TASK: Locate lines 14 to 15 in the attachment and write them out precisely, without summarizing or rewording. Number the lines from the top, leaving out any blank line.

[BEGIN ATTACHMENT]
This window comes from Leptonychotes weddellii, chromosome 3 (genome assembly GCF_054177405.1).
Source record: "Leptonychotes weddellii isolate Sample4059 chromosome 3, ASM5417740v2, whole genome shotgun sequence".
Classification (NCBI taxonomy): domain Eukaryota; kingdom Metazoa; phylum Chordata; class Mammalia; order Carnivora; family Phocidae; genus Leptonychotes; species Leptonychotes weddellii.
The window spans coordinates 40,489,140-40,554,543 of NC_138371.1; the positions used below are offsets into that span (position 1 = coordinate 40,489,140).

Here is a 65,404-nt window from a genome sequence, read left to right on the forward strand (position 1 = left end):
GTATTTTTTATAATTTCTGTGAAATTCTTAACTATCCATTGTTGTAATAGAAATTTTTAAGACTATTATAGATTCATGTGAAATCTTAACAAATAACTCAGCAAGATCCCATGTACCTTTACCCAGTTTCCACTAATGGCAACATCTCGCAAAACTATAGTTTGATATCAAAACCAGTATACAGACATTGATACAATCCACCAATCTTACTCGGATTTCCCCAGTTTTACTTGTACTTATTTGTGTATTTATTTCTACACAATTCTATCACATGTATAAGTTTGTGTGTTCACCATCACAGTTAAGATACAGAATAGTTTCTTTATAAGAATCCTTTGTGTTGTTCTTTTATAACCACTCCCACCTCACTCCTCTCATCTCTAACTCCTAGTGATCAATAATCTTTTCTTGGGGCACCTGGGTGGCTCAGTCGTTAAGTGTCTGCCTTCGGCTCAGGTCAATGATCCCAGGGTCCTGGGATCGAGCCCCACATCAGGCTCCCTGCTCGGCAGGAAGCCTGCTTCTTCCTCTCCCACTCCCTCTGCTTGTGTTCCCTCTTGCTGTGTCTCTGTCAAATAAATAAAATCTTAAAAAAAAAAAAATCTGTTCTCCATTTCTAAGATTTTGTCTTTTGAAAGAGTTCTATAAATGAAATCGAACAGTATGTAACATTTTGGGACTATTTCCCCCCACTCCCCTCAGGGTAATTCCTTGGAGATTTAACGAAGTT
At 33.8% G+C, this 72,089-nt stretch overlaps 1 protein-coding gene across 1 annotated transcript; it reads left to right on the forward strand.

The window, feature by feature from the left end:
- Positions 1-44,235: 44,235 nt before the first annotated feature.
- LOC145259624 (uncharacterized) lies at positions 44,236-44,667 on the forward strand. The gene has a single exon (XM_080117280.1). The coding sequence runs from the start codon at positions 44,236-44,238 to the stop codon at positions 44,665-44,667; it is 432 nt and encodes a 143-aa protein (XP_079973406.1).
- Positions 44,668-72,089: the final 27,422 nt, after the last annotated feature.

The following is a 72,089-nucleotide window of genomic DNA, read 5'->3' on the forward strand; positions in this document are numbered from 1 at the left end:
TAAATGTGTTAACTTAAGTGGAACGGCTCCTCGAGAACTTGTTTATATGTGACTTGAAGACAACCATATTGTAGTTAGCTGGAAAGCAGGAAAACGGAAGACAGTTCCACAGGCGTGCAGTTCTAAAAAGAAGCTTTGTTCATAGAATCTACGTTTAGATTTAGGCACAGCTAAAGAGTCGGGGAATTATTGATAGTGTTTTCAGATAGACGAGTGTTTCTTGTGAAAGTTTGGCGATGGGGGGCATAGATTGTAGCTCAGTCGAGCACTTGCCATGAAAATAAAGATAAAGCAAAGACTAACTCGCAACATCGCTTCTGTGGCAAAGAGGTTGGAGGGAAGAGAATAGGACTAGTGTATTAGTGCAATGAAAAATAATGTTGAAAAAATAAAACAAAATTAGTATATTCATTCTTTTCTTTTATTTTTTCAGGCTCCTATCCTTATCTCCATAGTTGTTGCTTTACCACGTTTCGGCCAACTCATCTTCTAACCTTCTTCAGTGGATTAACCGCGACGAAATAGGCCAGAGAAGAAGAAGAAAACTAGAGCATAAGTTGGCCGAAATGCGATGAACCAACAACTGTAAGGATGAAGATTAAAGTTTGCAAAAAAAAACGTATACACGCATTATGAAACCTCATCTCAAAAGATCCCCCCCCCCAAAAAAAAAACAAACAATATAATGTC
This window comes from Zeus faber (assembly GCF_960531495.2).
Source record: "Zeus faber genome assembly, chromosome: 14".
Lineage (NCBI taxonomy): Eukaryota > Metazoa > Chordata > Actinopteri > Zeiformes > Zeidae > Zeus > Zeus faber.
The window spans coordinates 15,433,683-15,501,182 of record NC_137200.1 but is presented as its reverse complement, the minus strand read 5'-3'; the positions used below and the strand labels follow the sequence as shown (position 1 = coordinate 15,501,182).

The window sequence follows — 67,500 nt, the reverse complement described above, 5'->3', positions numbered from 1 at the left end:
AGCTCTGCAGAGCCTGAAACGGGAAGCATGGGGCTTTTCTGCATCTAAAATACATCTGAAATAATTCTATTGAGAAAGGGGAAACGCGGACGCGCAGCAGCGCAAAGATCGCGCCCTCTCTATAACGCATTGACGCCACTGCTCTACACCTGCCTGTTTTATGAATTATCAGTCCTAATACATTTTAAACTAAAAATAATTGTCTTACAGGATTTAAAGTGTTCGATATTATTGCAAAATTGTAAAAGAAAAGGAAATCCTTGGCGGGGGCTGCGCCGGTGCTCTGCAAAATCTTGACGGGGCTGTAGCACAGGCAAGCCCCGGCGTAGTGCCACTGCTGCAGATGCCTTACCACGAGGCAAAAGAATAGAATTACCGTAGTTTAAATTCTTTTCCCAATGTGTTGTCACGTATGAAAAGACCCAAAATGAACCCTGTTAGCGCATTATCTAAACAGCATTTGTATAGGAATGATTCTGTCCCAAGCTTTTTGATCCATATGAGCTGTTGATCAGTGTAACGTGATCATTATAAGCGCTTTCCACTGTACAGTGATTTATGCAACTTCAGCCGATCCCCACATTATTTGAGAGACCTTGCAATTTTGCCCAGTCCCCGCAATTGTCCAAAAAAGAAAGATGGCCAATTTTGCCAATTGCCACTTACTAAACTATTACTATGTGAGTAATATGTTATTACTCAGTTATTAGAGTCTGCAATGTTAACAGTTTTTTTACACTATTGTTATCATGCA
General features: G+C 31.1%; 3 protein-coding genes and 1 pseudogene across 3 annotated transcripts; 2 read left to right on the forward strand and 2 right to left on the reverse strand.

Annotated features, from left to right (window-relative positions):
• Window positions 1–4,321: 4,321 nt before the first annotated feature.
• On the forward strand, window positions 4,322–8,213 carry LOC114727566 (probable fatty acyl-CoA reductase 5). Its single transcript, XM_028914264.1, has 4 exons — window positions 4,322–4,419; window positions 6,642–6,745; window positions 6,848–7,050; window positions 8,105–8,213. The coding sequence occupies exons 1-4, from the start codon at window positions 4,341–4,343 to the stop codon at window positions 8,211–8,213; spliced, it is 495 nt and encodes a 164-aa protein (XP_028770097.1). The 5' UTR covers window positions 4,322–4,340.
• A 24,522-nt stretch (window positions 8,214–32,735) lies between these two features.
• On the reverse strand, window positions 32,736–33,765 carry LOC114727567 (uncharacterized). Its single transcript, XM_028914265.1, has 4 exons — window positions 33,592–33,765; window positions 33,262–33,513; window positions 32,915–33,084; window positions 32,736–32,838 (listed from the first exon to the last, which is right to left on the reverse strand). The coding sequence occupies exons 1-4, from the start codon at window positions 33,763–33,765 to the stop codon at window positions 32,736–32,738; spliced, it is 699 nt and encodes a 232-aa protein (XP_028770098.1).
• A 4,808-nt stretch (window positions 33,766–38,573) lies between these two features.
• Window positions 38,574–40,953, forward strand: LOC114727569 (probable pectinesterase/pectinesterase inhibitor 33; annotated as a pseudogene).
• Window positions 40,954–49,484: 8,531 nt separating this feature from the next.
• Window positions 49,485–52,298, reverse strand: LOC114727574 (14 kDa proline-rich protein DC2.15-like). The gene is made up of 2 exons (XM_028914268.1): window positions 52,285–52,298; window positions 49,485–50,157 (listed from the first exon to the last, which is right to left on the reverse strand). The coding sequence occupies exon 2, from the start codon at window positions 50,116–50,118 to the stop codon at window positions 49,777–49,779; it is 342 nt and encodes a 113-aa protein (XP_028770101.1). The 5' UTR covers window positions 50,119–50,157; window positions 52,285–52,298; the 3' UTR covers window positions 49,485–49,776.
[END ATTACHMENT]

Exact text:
This window comes from Zeus faber (assembly GCF_960531495.2).
Source record: "Zeus faber genome assembly, chromosome: 14".